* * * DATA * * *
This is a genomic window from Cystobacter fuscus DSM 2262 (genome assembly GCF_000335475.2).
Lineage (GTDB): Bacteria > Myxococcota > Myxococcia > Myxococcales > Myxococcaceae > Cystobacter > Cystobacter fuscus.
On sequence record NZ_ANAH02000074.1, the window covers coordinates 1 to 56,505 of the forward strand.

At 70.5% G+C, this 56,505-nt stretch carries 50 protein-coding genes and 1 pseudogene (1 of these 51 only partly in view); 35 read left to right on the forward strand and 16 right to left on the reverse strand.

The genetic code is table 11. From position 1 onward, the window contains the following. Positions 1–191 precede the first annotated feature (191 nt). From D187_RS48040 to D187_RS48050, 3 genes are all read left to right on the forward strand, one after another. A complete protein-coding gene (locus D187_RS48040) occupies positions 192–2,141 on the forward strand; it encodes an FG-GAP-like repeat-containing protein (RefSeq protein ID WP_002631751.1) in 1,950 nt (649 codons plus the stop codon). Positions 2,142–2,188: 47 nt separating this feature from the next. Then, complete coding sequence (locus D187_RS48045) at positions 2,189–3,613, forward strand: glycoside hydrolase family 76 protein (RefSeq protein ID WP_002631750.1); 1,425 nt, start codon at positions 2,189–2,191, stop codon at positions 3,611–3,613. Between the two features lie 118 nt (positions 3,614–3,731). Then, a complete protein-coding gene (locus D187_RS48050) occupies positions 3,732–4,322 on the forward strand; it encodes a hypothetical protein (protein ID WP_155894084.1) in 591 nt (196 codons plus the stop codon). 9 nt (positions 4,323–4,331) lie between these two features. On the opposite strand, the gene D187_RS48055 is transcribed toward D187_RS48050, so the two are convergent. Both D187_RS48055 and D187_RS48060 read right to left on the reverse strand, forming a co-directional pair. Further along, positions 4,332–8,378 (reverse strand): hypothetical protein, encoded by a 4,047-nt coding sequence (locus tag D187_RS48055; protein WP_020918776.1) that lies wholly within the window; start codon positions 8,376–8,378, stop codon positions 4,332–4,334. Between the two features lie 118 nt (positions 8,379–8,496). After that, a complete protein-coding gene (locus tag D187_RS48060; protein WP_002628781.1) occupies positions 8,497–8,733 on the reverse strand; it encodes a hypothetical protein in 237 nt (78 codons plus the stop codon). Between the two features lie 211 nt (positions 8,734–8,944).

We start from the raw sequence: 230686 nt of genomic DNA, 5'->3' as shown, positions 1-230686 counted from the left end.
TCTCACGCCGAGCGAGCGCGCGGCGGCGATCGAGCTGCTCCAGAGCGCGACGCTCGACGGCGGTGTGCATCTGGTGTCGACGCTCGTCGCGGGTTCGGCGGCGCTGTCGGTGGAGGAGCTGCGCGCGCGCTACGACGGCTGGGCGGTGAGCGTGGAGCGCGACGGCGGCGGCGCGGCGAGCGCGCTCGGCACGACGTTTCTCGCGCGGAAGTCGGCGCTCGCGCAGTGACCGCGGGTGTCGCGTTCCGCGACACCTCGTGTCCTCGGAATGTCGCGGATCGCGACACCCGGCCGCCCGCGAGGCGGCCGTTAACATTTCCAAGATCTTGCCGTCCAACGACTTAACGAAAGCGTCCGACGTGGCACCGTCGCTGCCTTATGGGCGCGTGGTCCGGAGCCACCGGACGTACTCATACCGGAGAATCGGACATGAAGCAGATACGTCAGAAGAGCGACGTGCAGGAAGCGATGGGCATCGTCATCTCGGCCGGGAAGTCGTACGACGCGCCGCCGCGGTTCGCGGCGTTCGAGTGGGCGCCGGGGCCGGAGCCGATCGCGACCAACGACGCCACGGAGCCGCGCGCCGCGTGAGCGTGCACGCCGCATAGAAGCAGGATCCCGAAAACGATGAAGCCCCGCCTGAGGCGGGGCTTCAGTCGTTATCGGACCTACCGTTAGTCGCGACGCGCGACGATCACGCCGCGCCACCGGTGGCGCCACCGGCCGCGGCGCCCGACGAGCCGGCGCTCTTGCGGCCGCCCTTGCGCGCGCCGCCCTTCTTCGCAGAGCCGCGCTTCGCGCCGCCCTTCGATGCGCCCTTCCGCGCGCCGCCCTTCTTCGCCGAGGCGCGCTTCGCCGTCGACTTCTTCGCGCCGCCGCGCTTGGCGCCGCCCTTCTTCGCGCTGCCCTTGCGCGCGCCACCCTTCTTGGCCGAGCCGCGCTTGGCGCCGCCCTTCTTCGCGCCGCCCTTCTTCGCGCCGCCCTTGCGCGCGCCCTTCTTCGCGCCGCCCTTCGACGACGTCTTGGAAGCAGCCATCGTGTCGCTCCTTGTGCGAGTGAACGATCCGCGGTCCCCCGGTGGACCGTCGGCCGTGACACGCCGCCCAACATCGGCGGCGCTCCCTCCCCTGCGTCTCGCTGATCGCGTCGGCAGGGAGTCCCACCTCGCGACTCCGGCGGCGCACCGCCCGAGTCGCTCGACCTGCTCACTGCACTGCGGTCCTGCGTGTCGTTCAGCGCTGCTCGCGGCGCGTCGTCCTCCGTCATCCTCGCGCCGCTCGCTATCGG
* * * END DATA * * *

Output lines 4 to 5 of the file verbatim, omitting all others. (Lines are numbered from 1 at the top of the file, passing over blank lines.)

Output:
At 70.5% G+C, this 56,505-nt stretch carries 50 protein-coding genes and 1 pseudogene (1 of these 51 only partly in view); 35 read left to right on the forward strand and 16 right to left on the reverse strand.

The genetic code is table 11. From position 1 onward, the window contains the following. Positions 1–191 precede the first annotated feature (191 nt). From D187_RS48040 to D187_RS48050, 3 genes are all read left to right on the forward strand, one after another. A complete protein-coding gene (locus D187_RS48040) occupies positions 192–2,141 on the forward strand; it encodes an FG-GAP-like repeat-containing protein (RefSeq protein ID WP_002631751.1) in 1,950 nt (649 codons plus the stop codon). Positions 2,142–2,188: 47 nt separating this feature from the next. Then, complete coding sequence (locus D187_RS48045) at positions 2,189–3,613, forward strand: glycoside hydrolase family 76 protein (RefSeq protein ID WP_002631750.1); 1,425 nt, start codon at positions 2,189–2,191, stop codon at positions 3,611–3,613. Between the two features lie 118 nt (positions 3,614–3,731). Then, a complete protein-coding gene (locus D187_RS48050) occupies positions 3,732–4,322 on the forward strand; it encodes a hypothetical protein (protein ID WP_155894084.1) in 591 nt (196 codons plus the stop codon). 9 nt (positions 4,323–4,331) lie between these two features. On the opposite strand, the gene D187_RS48055 is transcribed toward D187_RS48050, so the two are convergent. Both D187_RS48055 and D187_RS48060 read right to left on the reverse strand, forming a co-directional pair. Further along, positions 4,332–8,378 (reverse strand): hypothetical protein, encoded by a 4,047-nt coding sequence (locus tag D187_RS48055; protein WP_020918776.1) that lies wholly within the window; start codon positions 8,376–8,378, stop codon positions 4,332–4,334. Between the two features lie 118 nt (positions 8,379–8,496). After that, a complete protein-coding gene (locus tag D187_RS48060; protein WP_002628781.1) occupies positions 8,497–8,733 on the reverse strand; it encodes a hypothetical protein in 237 nt (78 codons plus the stop codon). Between the two features lie 211 nt (positions 8,734–8,944).